How to Double your Money

What is the rule of 72 and why is it relevant to you?

The rule of 72 is one of the simplest financial formulas in existence. It seeks to answer the following question: “If I have $1; how long will it take to be come $2?” Seems like a simple enough question right? But the question goes much deeper than that: How long will it take for $1 to become $2 without you having to do anything? Seriously, you deposit a dollar, forget it exists and when you want your dollar back; you get $2. Seems great right?

So let’s get to the math and then we will apply real life concepts to see it in practice. According to interest rates on standard savings account are currently yielding 0.03%. So the math goes like this 72/0.03 =2,400. We are taking the base unit of 72 and dividing by the interest rate. So if you deposit money into this specific savings account (at this point in time); it will take 2,400 years for your $1 to become $2. On the flip side; if you were to invest in Anally (NYSE:NLY), which currently has a 12.01% dividend yield; your $1 would become $2 in 6 years (72/12 = 6).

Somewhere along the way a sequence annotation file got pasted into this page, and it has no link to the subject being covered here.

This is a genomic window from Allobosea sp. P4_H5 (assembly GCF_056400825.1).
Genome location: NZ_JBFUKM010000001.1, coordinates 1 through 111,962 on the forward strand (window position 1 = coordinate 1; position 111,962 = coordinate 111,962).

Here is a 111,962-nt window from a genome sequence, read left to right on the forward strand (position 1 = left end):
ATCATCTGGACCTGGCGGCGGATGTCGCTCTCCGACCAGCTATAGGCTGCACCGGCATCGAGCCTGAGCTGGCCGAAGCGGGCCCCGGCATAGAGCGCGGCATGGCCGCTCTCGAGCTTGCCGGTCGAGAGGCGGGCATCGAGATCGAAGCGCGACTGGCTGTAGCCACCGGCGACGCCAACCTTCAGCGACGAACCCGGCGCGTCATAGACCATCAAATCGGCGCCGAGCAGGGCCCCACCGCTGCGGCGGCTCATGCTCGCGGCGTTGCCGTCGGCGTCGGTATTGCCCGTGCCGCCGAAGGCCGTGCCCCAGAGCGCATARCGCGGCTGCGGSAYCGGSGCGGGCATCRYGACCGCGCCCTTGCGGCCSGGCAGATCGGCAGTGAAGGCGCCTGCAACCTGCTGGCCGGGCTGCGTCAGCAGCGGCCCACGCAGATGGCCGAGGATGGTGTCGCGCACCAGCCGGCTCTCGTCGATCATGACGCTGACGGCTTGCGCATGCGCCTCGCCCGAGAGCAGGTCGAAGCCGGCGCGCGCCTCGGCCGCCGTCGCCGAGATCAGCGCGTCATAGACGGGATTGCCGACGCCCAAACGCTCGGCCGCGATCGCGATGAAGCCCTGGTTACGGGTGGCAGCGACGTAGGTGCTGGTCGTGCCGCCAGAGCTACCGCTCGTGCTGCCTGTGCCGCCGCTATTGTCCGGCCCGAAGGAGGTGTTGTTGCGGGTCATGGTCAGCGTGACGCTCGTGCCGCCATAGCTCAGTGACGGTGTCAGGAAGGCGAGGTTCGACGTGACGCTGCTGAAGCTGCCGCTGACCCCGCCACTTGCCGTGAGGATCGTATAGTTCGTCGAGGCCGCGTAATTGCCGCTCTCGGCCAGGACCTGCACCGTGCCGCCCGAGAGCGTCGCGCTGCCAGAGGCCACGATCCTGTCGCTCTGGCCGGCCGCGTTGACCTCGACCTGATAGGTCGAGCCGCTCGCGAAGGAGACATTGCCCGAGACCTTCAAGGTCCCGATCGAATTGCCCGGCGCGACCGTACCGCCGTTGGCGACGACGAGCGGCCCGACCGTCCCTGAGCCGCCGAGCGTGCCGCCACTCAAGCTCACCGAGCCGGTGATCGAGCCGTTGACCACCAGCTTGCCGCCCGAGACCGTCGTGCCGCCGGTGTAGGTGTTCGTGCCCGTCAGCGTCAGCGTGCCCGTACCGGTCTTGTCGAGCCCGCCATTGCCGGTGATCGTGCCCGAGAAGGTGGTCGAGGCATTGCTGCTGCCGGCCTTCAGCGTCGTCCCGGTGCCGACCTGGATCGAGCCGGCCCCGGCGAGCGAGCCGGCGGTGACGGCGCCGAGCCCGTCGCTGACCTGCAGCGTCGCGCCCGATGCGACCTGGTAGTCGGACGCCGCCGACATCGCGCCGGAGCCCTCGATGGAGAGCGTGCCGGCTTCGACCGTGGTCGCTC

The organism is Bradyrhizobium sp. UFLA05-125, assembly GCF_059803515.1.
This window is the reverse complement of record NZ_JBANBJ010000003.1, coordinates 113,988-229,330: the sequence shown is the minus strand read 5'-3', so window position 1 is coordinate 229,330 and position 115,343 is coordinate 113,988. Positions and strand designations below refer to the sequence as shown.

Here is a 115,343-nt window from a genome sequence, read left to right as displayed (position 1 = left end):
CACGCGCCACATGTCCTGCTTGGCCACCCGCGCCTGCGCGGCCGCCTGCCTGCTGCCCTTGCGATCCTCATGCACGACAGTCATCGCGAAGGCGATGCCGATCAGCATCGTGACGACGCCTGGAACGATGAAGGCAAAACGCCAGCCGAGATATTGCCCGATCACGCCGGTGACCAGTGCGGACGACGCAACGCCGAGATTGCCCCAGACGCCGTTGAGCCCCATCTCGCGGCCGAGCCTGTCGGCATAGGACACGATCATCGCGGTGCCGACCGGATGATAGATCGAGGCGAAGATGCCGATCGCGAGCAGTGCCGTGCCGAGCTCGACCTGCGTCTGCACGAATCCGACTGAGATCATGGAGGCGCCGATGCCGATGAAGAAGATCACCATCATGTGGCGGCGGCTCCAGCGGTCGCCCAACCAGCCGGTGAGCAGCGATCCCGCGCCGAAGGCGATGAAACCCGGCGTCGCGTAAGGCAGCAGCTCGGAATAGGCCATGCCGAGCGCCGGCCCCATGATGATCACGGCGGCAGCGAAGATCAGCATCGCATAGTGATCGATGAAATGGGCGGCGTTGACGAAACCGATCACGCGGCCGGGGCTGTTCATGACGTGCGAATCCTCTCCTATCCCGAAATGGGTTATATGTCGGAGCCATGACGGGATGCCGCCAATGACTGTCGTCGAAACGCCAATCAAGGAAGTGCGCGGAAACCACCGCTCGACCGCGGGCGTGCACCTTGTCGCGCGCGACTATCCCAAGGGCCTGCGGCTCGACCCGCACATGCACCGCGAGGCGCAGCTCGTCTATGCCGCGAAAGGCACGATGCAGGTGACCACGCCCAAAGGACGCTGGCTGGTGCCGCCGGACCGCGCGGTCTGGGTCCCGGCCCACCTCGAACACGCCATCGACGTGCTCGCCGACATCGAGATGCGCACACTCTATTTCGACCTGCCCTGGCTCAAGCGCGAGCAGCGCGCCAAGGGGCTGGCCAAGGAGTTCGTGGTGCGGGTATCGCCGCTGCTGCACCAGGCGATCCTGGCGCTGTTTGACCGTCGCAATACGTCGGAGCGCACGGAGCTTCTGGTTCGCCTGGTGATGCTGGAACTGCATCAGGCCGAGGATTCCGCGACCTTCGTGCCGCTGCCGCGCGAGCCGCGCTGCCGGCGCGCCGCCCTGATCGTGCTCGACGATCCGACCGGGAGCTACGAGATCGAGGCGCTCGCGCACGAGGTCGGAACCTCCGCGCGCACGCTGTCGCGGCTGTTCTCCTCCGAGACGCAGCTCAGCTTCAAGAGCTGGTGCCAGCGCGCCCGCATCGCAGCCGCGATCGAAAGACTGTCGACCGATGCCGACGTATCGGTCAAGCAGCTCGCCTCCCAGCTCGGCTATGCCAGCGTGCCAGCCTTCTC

Note that these are examples I am using for this exercise. This is not a recommendation to buy or sell any security and I currently do not hold nor do I plan to acquire positions in (NYSE:NLY).

So, as you can hopefully see; the rule of 72 should give you a quick estimate on how long it will take to double your money from an investment. This will be one of your many tools in your financial tool box to help guide your financial future. Knowing how long it will take for your money to double is an important first step to financial freedom.

To Freedom!


Leave a Reply

Fill in your details below or click an icon to log in: Logo

You are commenting using your account. Log Out /  Change )

Google photo

You are commenting using your Google account. Log Out /  Change )

Twitter picture

You are commenting using your Twitter account. Log Out /  Change )

Facebook photo

You are commenting using your Facebook account. Log Out /  Change )

Connecting to %s